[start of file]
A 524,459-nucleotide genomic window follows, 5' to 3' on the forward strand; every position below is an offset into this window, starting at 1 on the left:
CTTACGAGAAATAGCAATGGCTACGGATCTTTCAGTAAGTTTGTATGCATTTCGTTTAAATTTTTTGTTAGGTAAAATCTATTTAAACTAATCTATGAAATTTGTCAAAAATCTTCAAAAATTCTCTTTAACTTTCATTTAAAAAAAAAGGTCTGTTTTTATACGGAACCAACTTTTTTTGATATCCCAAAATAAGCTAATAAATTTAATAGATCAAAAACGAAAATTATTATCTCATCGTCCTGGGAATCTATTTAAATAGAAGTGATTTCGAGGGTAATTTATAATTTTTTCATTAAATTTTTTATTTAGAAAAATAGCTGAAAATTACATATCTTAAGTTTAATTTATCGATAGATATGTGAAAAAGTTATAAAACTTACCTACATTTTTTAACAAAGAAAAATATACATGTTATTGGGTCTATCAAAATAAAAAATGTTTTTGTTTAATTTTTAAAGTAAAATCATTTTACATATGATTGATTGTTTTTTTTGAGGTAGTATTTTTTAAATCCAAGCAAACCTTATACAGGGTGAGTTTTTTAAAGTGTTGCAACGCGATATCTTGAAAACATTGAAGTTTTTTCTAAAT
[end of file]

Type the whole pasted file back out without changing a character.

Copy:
A 524,459-nucleotide genomic window follows, 5' to 3' on the forward strand; every position below is an offset into this window, starting at 1 on the left:
CTTACGAGAAATAGCAATGGCTACGGATCTTTCAGTAAGTTTGTATGCATTTCGTTTAAATTTTTTGTTAGGTAAAATCTATTTAAACTAATCTATGAAATTTGTCAAAAATCTTCAAAAATTCTCTTTAACTTTCATTTAAAAAAAAAGGTCTGTTTTTATACGGAACCAACTTTTTTTGATATCCCAAAATAAGCTAATAAATTTAATAGATCAAAAACGAAAATTATTATCTCATCGTCCTGGGAATCTATTTAAATAGAAGTGATTTCGAGGGTAATTTATAATTTTTTCATTAAATTTTTTATTTAGAAAAATAGCTGAAAATTACATATCTTAAGTTTAATTTATCGATAGATATGTGAAAAAGTTATAAAACTTACCTACATTTTTTAACAAAGAAAAATATACATGTTATTGGGTCTATCAAAATAAAAAATGTTTTTGTTTAATTTTTAAAGTAAAATCATTTTACATATGATTGATTGTTTTTTTTGAGGTAGTATTTTTTAAATCCAAGCAAACCTTATACAGGGTGAGTTTTTTAAAGTGTTGCAACGCGATATCTTGAAAACATTGAAGTTTTTTCTAAAT